How To Split Double Paged Or Double Columned PDF Files [Mac]
I’m all in favor of paper conservation and keeping our collective environmental footprint in check, so naturally I understand why some people feel obliged to print two ‘pages’ side by side on one physical page; a phenomenon I like to call ‘double-print’.
But even though PDF’s are often destined for print, the fact is they are just as often distributed digitally. More often than not, this means you end up with a double-paged document on your computer, or your tablet. When you reach this point, you’re no longer minimizing your digital footprint. It’s not smart or economical, either. It’s just unwieldy.
What This Will Accomplish
This article will show you how to split your double-printed PDF pages on Mac OS X, making them more readable and portable. Most importantly, you’ll be able to keep in-line text, formatting and images, using only free tools.
The Tools Of The Trade
There are two prerequisite applications for this tutorial. The first, Preview, should already be present on our Mac.
We’ll also need a nifty tool called PDF Sam. You can download it for free from the website. Once you’ve installed it on your Mac, we’re good to go.
1. Duplicate & Crop
In this first step, we’ll be separating what will eventually be our odd and even numbered pages. Before you do anything else, duplicate the PDF document. You can call one of the documents ‘even-pages’ and the other ‘odd-pages’.
Open the ‘odd-pages’ document, and select the portion of the page you’d like to separate. Use the zoom function and the selection handles to optimize your selection, and make sure not to select any abundant whitespace.
Open the thumbnail tray from View -> Thumbnails, click on one of the pages’ thumbnails, and select all with cmd + a, or Edit -> Select All. Finally, press cmd + k, or use Tools -> Crop to crop the entire PDF around your selection, and save the file.
Now, open the ‘even-pages’ file, and go through the same steps. However, this time crop around the other section of the page. In the end you should have two PDF files; one with the odd numbered pages, and the other with the even numbered pages of our future document.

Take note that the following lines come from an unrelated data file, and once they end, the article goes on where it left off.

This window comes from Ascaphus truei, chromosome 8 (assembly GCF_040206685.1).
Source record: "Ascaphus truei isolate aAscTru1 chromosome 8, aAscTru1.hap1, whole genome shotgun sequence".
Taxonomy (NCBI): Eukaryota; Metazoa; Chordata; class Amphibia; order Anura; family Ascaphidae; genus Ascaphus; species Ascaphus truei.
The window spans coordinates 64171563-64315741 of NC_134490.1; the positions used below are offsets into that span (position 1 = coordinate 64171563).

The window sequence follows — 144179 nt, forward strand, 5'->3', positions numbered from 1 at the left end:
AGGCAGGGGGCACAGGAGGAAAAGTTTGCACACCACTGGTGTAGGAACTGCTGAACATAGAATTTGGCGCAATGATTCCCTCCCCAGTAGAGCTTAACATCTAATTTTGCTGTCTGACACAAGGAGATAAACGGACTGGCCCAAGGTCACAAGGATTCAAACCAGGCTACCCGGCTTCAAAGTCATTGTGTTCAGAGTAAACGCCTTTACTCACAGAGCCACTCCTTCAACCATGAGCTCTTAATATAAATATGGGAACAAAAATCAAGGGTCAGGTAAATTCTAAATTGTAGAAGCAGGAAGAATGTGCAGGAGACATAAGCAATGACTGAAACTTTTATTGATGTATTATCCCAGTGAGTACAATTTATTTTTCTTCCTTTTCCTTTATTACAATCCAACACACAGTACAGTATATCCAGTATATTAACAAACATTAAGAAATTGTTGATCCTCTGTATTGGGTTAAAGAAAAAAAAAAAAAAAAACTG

2. Merge Odd & Even Pages
Fire up PDF Sam. In the left sidebar of the application, select ‘Alternate Mix‘ in the list of plugins. Next, add the two PDF’s you created in the previous step to the application, with the ‘odd-pages’ PDF first, followed by the ‘even-pages’. Make sure the ‘Mix options‘ are both left unchecked, select a target output file, and hit run.
This step will merge the two PDF’s, alternating between pages of the two input files. The end result is a single PDF with the double-printed portions neatly separated.
3. Make The Crop Permanent (Optional)
Because of the way cropping PDF’s works in Preview and a lot of similar pages, the content you cropped away is not really gone. Rather, it’s just out of sight beyond the document’s borders. In most cases, you can use the document you just generated as is. However, documents that are cropped this way contain a lot of duplicated content, so can be double the file size.
Using a PDF printer is the easiest way to get rid of this duplicated content, radically decrease the document file size and make the crop permanent.
With your file open in Preview, go to File -> Print. A third-party PDF printer application may give you the luxury of dynamic page sizes, but we’ll have to create a paper size that matches our document. To do this, select Paper Size -> Manage Custom Sizes, and create a new profile. For presentation slides, the profile visible in the above screenshot (with a 4:3 aspect ratio) works like a charm. Make sure to empty all the ‘non-printable area’ boxes.
Finally, with your custom paper size added and selected, go to PDF -> Save as PDF… in the bottom left of the print dialog.
Did you experience any problems with this tutorial? Do you know any other worthwhile workarounds? Let us know in the article comments.